Friends, if we are to harvest abundant life-giving fruit we must seek every opportunity to do good. This verse reminds me of the theme James which states a faith without works is dead. Remember “Doing good deeds” will not save us. We cannot earn God’s favor, but it is a sure indicator that the Holy Spirit is alive and at work in us when we are “doing good” to all. Paul said in chapter 5:6b “The only thing that counts is faith expressing itself through love.” When our faith is actively expressing itself by loving others and each other, it is an outward manifestation of a life submitted to Jesus Christ and in step with the Holy Spirit.
I’ve been told that, in the past, Good Shepherd has been very active in the community doing good for their neighbors. I have to admit though that in the nearly 6 years I’ve been here I have consistently heard that we have to do less. We can’t do more. Yet, I read in Galatians that those in step with the Spirit are not to grow weary in doing good. We are to continue loving each other and our neighbors. I think if Paul was here today he’d say there is no such thing as retirement from kingdom work. We do not grow too old to pray for hurting people. We do not become too tired to play cards with the new neighbors across the street. We do not take a vacation from building relationships with people that look, act, and believe differently than we do. Spirit-filled people answer the call to “Go and make disciples” as long as they draw breath! I think Paul would encourage us to open our eyes and seek opportunities to do good so that the Law of Christ is fulfilled in us as a family of believers here at Good Shepherd. That is the call. Fulfill the law of Christ. Love your neighbor as yourself. Serve one another with humility.
I’m going to very loosely paraphrase Paul’s words in vss 11-17. “Let’s be honest about circumcision. Marking your body through circumcision does nothing for your salvation. However, though I’m tired of the conversation, let’s talk about “marks on the body” – my back is marked with the scars of whips and beatings. My ankles and wrists are calloused from jailer’s chains because I preach Jesus Christ crucified. My flesh, my sin, my Me-freedom is dead and I have gladly suffered for it. But here is what matters – God-freedom people actively expressing their faith by doing good to all – mercy and peace to the Church.”
We learn why Paul has been so adamant to root out pride and its varying forms in vss 11-13. Pride. They sought to boast about the people they could convince to become circumcised – but perhaps even more shameful – is that they wished to take the easy way out. The Judaizers taught a false gospel that avoided persecution and brought only self-serving glory from those they sought to impress. They taught a false gospel that kept their own national pride and identity at the forefront – to the detriment of the unity of the Church and Jesus’ call to “make disciples of all nations.” Paul reminds the Galatians that keeping in step with the Spirit means dying to the world and it’s ways and passions as he did. His allegiance was to Jesus Christ and spreading and defending the untarnished gospel of being made right with God by faith alone. So that means dying to the need for anything self-serving: attention getting, the need to impress others, and the avoidance of hardship and persecution.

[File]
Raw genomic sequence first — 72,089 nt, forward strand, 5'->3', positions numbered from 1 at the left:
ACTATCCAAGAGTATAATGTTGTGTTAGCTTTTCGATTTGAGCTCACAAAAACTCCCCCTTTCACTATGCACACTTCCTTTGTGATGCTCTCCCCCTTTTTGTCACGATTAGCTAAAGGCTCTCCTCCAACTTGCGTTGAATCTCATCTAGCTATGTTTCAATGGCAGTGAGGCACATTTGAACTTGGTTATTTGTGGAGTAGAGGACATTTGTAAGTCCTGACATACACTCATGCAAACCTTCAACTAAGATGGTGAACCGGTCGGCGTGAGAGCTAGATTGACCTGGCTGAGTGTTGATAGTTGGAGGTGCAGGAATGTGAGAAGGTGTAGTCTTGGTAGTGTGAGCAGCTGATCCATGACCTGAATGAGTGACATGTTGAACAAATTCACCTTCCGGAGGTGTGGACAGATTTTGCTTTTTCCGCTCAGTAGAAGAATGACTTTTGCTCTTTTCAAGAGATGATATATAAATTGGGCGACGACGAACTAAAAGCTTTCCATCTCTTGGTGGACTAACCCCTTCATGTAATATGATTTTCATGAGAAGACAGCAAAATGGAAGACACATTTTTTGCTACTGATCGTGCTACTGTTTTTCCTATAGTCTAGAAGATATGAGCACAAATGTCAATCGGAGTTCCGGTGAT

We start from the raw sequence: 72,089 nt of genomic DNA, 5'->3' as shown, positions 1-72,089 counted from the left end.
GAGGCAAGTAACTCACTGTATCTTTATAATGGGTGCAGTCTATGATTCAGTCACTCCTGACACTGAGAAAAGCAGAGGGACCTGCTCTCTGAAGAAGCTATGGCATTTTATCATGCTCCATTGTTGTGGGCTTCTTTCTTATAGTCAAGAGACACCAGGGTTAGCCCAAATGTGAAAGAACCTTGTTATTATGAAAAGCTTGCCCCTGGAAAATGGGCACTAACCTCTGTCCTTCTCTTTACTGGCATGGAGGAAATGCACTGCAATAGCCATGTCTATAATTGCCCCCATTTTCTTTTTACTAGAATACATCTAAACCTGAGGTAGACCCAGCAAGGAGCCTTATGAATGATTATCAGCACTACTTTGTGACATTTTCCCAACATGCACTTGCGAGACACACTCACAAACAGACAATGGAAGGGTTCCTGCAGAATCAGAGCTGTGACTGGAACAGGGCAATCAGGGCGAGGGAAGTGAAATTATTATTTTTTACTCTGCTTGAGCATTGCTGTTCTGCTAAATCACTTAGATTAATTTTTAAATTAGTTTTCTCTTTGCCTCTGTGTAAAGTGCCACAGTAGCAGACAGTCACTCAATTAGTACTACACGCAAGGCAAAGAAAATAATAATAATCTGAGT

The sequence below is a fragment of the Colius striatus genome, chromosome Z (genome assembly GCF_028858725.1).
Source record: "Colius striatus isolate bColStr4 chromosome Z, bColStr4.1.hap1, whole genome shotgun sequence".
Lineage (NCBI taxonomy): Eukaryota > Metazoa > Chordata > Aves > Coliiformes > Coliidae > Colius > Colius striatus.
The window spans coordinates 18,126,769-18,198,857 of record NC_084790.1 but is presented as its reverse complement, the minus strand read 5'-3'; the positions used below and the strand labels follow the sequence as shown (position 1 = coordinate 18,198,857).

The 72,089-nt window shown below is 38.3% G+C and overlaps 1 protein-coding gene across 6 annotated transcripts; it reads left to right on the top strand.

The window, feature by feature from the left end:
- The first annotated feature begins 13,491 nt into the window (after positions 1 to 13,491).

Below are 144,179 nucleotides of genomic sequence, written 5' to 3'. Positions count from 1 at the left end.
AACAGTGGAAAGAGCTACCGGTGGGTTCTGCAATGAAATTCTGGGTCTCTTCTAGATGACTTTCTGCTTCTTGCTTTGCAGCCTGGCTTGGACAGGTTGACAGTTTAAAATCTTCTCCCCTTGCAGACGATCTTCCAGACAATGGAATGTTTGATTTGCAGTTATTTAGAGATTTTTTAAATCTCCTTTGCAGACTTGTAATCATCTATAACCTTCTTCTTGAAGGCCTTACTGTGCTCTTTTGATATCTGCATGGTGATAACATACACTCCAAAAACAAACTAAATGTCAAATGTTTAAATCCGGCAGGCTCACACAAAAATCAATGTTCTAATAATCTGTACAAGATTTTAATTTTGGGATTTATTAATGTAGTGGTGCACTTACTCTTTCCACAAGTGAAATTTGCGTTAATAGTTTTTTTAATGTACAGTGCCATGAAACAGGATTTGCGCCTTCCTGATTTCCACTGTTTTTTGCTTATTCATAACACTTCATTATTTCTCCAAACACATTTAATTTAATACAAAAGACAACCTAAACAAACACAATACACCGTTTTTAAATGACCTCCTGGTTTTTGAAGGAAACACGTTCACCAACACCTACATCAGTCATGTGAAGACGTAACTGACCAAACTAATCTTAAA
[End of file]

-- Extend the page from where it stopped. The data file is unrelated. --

And then Paul ends the letter with the blessing “Grace” which – considering the theme of this letter – is probably not an accident. His words show that he still values them. They are still in relationship. He has said some harsh things in this letter but his love for them is strong. Friends, what an example for us as we live Spirit-powered lives together. We are a spiritual family through the blood of Jesus Christ seeking to keep in step with the Spirit. Let us live together in Grace that we might fulfill the law of Christ.
As I was writing the conclusion to this message I was prompted to include words from Paul to the Corinthian church about love. So to end the message I invite you to read with me Paul’s words in I Cor 13:
4 Love is patient, love is kind. It does not envy, it does not boast, it is not proud. 5 It does not dishonor others, it is not self-seeking, it is not easily angered, it keeps no record of wrongs. 6 Love does not delight in evil but rejoices with the truth. 7 It always protects, always trusts, always hopes, always perseveres. 8 Love never fails.
Some Music Used
- Blest be the Tie that Binds
- Love the Lord Your God
- By Our Love
- Son of God, Son of Man – Rick Bean, piano
- The Wonderful Cross
- Is He Worthy?
- Hear the Call of the Kingdom